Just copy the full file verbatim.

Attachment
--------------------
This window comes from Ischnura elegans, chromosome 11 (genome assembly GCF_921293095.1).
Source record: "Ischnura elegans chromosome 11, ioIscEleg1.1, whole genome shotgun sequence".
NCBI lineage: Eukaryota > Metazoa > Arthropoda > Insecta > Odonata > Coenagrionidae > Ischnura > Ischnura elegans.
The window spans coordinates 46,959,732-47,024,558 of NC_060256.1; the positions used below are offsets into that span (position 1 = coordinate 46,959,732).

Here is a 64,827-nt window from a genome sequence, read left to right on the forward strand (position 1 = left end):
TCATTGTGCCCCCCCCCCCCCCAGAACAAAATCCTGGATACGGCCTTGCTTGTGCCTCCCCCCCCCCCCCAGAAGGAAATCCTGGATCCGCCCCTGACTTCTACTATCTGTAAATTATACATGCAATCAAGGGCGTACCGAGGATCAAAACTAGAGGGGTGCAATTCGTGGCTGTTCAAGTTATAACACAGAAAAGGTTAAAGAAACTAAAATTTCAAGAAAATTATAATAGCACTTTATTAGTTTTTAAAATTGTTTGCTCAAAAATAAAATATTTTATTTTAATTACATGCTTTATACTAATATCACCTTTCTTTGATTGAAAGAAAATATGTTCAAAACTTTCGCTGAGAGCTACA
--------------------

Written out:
This window comes from Ischnura elegans, chromosome 11 (genome assembly GCF_921293095.1).
Source record: "Ischnura elegans chromosome 11, ioIscEleg1.1, whole genome shotgun sequence".
NCBI lineage: Eukaryota > Metazoa > Arthropoda > Insecta > Odonata > Coenagrionidae > Ischnura > Ischnura elegans.
The window spans coordinates 46,959,732-47,024,558 of NC_060256.1; the positions used below are offsets into that span (position 1 = coordinate 46,959,732).

Here is a 64,827-nt window from a genome sequence, read left to right on the forward strand (position 1 = left end):
TCATTGTGCCCCCCCCCCCCCCAGAACAAAATCCTGGATACGGCCTTGCTTGTGCCTCCCCCCCCCCCCCAGAAGGAAATCCTGGATCCGCCCCTGACTTCTACTATCTGTAAATTATACATGCAATCAAGGGCGTACCGAGGATCAAAACTAGAGGGGTGCAATTCGTGGCTGTTCAAGTTATAACACAGAAAAGGTTAAAGAAACTAAAATTTCAAGAAAATTATAATAGCACTTTATTAGTTTTTAAAATTGTTTGCTCAAAAATAAAATATTTTATTTTAATTACATGCTTTATACTAATATCACCTTTCTTTGATTGAAAGAAAATATGTTCAAAACTTTCGCTGAGAGCTACA